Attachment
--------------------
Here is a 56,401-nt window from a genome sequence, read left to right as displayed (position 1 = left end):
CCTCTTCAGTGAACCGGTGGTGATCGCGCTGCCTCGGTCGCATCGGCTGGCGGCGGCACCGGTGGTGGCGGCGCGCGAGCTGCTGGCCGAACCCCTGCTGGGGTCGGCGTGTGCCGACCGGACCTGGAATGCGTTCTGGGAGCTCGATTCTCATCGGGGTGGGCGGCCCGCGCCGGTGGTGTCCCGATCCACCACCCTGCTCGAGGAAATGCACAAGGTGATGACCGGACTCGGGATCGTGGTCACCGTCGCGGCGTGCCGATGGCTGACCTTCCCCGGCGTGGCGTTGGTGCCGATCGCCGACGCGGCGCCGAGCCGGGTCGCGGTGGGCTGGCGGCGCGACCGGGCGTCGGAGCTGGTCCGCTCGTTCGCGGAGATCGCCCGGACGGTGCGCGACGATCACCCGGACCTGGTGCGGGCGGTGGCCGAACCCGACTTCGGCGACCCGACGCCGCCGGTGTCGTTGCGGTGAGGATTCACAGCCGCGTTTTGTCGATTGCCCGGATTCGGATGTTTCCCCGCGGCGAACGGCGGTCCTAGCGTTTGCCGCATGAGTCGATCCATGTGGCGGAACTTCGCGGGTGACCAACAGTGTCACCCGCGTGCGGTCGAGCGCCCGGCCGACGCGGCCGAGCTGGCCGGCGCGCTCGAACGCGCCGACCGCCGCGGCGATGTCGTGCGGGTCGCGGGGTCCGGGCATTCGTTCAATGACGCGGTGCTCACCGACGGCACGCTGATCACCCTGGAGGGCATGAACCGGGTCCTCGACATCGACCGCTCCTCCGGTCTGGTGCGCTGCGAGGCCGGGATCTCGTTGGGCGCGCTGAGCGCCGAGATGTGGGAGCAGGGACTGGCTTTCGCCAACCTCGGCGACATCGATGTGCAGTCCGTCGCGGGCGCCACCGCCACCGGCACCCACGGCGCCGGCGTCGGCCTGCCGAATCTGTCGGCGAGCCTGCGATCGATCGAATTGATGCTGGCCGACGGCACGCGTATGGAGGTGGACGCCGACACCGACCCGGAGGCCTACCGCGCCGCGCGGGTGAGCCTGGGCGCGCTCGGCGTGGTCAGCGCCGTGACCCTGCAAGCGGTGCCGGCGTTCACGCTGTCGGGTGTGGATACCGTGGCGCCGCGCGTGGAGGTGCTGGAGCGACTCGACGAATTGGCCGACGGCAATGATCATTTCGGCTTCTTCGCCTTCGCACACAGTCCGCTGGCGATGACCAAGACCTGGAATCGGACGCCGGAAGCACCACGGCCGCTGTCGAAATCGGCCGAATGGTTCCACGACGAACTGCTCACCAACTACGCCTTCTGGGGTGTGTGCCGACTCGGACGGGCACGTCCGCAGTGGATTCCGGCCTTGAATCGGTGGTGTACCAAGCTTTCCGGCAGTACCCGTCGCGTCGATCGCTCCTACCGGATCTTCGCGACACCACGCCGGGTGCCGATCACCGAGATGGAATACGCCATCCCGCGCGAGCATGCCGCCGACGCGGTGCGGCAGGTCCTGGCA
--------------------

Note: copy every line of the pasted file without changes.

Here is a 56,401-nt window from a genome sequence, read left to right as displayed (position 1 = left end):
CCTCTTCAGTGAACCGGTGGTGATCGCGCTGCCTCGGTCGCATCGGCTGGCGGCGGCACCGGTGGTGGCGGCGCGCGAGCTGCTGGCCGAACCCCTGCTGGGGTCGGCGTGTGCCGACCGGACCTGGAATGCGTTCTGGGAGCTCGATTCTCATCGGGGTGGGCGGCCCGCGCCGGTGGTGTCCCGATCCACCACCCTGCTCGAGGAAATGCACAAGGTGATGACCGGACTCGGGATCGTGGTCACCGTCGCGGCGTGCCGATGGCTGACCTTCCCCGGCGTGGCGTTGGTGCCGATCGCCGACGCGGCGCCGAGCCGGGTCGCGGTGGGCTGGCGGCGCGACCGGGCGTCGGAGCTGGTCCGCTCGTTCGCGGAGATCGCCCGGACGGTGCGCGACGATCACCCGGACCTGGTGCGGGCGGTGGCCGAACCCGACTTCGGCGACCCGACGCCGCCGGTGTCGTTGCGGTGAGGATTCACAGCCGCGTTTTGTCGATTGCCCGGATTCGGATGTTTCCCCGCGGCGAACGGCGGTCCTAGCGTTTGCCGCATGAGTCGATCCATGTGGCGGAACTTCGCGGGTGACCAACAGTGTCACCCGCGTGCGGTCGAGCGCCCGGCCGACGCGGCCGAGCTGGCCGGCGCGCTCGAACGCGCCGACCGCCGCGGCGATGTCGTGCGGGTCGCGGGGTCCGGGCATTCGTTCAATGACGCGGTGCTCACCGACGGCACGCTGATCACCCTGGAGGGCATGAACCGGGTCCTCGACATCGACCGCTCCTCCGGTCTGGTGCGCTGCGAGGCCGGGATCTCGTTGGGCGCGCTGAGCGCCGAGATGTGGGAGCAGGGACTGGCTTTCGCCAACCTCGGCGACATCGATGTGCAGTCCGTCGCGGGCGCCACCGCCACCGGCACCCACGGCGCCGGCGTCGGCCTGCCGAATCTGTCGGCGAGCCTGCGATCGATCGAATTGATGCTGGCCGACGGCACGCGTATGGAGGTGGACGCCGACACCGACCCGGAGGCCTACCGCGCCGCGCGGGTGAGCCTGGGCGCGCTCGGCGTGGTCAGCGCCGTGACCCTGCAAGCGGTGCCGGCGTTCACGCTGTCGGGTGTGGATACCGTGGCGCCGCGCGTGGAGGTGCTGGAGCGACTCGACGAATTGGCCGACGGCAATGATCATTTCGGCTTCTTCGCCTTCGCACACAGTCCGCTGGCGATGACCAAGACCTGGAATCGGACGCCGGAAGCACCACGGCCGCTGTCGAAATCGGCCGAATGGTTCCACGACGAACTGCTCACCAACTACGCCTTCTGGGGTGTGTGCCGACTCGGACGGGCACGTCCGCAGTGGATTCCGGCCTTGAATCGGTGGTGTACCAAGCTTTCCGGCAGTACCCGTCGCGTCGATCGCTCCTACCGGATCTTCGCGACACCACGCCGGGTGCCGATCACCGAGATGGAATACGCCATCCCGCGCGAGCATGCCGCCGACGCGGTGCGGCAGGTCCTGGCA